It is vital to understand the difference between a media carrier and other forms of carriers. For instance, a power grid is a carrier that transmits electricity from the generating point to the end user. Though there are many forms of power generation — hydro, thermal, nuclear and renewable — the content from one source seamlessly merges with the content from the other. A media carrier on the other hand can play the role of either promoting or inhibiting a particular content source depending on a range of issues — ideology, politics, preference, urban bias, among other things. In the era of convergence, the new regulatory framework must ensure that the carrier is a neutral pipe that will not prohibit smaller players. The digital revolution should not be the preserve of those who can afford a hefty carriage fee.
(To be concluded next week.)
In the last three columns, we looked at the available literature on media regulation, the limitations of some of the recommendations, the desire to have a soft touch approach that will not undermine the agency of journalism and its investigative quest, some of the shortcomings within the profession and the fault lines within the existing regulatory framework. In this context, the ongoing consultation by the Law Commission of India assumes significance.
There are many salient points in the consultation paper. First, it recognises the limitations of the existing self-regulation mechanisms within the three self-regulation bodies — the Press Council of India (PCI) for print, the Broadcasting Content Complaints Council (BCCC) for channels other than news and current affairs, and the News Broadcasters Association (NBA) for news and current affairs channels. It also recognises that the legal challenge of Section 66A of the Information Technology Act, which many view as violating free speech. There are many instances in the recent past where this Section has been arbitrarily invoked to block access to content allegedly objectionable.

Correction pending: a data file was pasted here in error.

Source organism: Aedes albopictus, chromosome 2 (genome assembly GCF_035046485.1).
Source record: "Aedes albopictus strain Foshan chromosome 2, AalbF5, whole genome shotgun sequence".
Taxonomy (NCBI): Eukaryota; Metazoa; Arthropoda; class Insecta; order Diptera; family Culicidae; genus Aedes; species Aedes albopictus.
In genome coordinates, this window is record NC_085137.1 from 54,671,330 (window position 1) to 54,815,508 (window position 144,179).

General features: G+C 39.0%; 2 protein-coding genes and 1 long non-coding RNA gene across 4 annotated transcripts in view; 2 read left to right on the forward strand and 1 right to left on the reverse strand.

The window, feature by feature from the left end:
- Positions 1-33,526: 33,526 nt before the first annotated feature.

The Law Commission has raised some pertinent questions: “Do the existing self-regulation mechanisms require strengthening? If so, how can they be strengthened? In the alternative, should a statutory regulator be contemplated? If so, how can the independence of such a regulator be guaranteed? How should members of such a regulator be appointed? What should the eligibility conditions of such members be? What should their terms of service be? How should they be removed? What should their powers be? What consequences will ensue if their decisions are not complied with? Should any such change be uniform across all types of media or should regulators be medium-specific?”Potential pitfalls